Assault Survivor Groups Denounce Former State Senator On Washington Redistricting Commission
BY MELISSA SANTOS / CROSSCUT
Groups representing women and sexual assault survivors are denouncing the appointment of former state Sen. Joe Fain to the state redistricting commission, a body that will shape Washington state politics for the next decade.
Fain, 40, narrowly lost his reelection bid in November 2018, after being accused of raping a woman years earlier. The former Republican state senator represented south King County’s 47th Legislative District for two terms, from January 2011 to January 2019.
Fain’s accuser, former Seattle city official Candace Faber, said Fain raped her in 2007 in a hotel room in Washington, D.C., the night she graduated from a Georgetown University master’s degree program. Fain has denied the allegation, which was never investigated by authorities or the state Senate.
The National Women’s Political Caucus of Washington released an open letter Monday that said, in light of the rape accusation, Fain “never should have been appointed” to the Washington State Redistricting Commission, which is in charge of redrawing the boundaries of the state’s congressional and legislative districts.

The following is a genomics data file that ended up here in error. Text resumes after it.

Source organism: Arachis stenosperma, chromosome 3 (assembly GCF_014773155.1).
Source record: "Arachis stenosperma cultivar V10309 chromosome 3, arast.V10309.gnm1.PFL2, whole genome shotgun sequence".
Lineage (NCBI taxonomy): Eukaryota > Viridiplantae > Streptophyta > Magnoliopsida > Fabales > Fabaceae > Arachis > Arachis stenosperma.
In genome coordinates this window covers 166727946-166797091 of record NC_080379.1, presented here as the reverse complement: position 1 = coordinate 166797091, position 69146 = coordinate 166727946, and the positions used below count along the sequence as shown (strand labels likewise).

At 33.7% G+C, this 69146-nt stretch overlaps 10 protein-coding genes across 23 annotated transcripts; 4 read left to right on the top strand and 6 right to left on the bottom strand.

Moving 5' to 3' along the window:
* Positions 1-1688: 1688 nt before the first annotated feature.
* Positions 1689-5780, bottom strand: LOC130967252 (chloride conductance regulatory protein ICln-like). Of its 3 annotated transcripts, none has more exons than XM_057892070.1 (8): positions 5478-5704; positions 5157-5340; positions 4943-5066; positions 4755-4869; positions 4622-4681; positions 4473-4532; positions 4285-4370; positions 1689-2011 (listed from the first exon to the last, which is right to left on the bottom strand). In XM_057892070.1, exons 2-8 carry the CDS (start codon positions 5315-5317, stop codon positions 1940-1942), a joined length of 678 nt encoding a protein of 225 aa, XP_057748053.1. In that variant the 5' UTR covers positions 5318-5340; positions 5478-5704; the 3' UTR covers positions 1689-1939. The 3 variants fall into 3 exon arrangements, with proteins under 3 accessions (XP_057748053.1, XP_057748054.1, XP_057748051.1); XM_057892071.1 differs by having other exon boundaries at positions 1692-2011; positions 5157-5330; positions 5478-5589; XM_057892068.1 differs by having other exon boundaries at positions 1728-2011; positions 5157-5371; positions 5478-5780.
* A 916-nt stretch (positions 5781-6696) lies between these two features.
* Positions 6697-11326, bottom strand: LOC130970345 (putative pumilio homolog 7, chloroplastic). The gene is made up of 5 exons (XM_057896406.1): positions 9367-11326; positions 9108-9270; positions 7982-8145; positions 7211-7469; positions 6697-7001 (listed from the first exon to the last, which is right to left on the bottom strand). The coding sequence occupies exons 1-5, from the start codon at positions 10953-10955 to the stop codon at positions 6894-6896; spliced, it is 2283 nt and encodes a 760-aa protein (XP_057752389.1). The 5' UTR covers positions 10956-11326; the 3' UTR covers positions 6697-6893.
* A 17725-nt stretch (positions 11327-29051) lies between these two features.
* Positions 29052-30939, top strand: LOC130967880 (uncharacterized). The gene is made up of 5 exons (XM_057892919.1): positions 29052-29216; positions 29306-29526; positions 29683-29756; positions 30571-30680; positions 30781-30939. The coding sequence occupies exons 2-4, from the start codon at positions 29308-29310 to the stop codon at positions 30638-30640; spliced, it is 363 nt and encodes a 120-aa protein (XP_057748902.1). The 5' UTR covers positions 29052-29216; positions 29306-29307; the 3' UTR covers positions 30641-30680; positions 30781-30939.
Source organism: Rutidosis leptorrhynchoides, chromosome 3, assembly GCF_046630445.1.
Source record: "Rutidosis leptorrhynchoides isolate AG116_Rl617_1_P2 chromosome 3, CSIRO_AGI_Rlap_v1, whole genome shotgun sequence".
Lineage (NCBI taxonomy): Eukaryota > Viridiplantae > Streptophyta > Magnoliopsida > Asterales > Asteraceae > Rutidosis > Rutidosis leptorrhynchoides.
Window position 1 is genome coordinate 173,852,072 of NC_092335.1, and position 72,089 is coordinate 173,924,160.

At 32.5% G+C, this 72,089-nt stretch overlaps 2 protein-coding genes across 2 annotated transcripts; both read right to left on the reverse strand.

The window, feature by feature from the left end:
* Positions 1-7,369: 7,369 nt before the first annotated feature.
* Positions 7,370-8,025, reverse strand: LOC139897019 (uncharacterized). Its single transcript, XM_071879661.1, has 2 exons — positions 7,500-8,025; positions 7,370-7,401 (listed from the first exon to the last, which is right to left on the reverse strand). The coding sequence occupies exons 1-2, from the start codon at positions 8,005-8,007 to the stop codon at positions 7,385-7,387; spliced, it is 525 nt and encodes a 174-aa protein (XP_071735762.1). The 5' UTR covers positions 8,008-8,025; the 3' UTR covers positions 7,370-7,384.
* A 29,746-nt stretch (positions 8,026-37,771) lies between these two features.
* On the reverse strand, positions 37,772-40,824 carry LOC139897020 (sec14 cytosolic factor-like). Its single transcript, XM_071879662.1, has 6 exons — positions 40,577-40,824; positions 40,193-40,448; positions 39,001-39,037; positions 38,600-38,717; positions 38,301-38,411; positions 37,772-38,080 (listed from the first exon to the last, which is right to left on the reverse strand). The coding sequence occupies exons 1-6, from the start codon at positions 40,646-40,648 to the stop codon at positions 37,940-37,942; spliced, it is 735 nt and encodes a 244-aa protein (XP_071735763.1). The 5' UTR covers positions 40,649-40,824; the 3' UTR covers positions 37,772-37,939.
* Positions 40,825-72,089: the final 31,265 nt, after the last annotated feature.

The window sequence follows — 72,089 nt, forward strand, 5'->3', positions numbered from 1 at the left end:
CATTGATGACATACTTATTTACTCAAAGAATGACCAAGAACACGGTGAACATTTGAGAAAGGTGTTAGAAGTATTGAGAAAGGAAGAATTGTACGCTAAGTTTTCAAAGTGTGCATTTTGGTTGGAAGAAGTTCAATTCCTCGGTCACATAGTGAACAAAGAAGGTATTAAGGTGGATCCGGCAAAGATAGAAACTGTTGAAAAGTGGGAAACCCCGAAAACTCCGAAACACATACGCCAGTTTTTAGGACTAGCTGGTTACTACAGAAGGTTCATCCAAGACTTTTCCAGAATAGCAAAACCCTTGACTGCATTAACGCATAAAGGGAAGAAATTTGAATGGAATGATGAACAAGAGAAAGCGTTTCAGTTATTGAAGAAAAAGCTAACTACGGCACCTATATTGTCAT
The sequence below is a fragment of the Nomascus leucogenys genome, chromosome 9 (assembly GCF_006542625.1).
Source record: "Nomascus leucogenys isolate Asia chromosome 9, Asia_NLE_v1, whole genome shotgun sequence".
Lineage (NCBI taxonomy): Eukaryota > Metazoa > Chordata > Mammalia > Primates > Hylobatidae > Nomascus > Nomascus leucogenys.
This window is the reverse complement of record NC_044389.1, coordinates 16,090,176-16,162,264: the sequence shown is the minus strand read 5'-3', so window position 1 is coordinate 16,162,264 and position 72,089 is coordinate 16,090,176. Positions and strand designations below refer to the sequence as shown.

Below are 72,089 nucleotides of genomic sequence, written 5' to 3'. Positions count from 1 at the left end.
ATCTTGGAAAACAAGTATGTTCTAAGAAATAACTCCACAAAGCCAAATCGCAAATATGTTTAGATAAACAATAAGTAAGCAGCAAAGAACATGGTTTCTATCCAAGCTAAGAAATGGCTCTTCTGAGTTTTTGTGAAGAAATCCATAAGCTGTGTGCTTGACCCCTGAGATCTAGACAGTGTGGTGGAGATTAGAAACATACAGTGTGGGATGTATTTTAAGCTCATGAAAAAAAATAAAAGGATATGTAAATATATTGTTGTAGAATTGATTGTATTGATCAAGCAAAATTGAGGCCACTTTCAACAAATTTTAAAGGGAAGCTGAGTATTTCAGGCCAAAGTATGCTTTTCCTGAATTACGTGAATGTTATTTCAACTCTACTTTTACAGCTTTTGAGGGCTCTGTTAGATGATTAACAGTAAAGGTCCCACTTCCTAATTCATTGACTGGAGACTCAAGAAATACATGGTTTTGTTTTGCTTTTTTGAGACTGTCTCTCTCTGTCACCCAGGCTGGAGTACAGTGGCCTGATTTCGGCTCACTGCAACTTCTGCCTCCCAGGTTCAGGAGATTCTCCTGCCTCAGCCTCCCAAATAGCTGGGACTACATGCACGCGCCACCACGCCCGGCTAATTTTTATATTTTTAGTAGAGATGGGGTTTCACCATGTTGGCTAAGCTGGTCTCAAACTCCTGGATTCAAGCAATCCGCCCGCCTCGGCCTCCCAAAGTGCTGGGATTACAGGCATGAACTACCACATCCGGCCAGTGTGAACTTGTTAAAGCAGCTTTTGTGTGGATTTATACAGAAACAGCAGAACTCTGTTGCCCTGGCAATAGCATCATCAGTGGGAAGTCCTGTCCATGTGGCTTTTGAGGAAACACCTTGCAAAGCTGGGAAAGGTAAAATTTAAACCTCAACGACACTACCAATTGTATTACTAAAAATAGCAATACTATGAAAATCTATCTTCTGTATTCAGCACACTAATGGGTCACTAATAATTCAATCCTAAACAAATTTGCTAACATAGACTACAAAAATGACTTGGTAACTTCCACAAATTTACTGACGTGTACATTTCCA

Last month, state Senate Republicans chose Fain, their former colleague, to serve as one of the commission’s four voting members.
“We believe Fain should resign from the Commission until a proper investigation of these serious charges has occurred,” reads part of the letter posted Monday. The letter also calls for the redistricting commission to adopt a code of conduct “to ensure a safe and respectful environment for the public, staff, and Commissioners.”
On Tuesday, the two Democrats who serve on the redistricting commission, April Sims and Brady Walkinshaw, said they also think it would be best if Fain resigned.
Fain, now the president and CEO of the Bellevue Chamber of Commerce, did not respond to messages seeking comment on Tuesday.
The letter posted Monday was co-signed by Susan Marks, the executive director of the Washington Coalition of Sexual Assault Programs, and Riddhi Mukhopadhyay, director of the Sexual Violence Law Center in Seattle.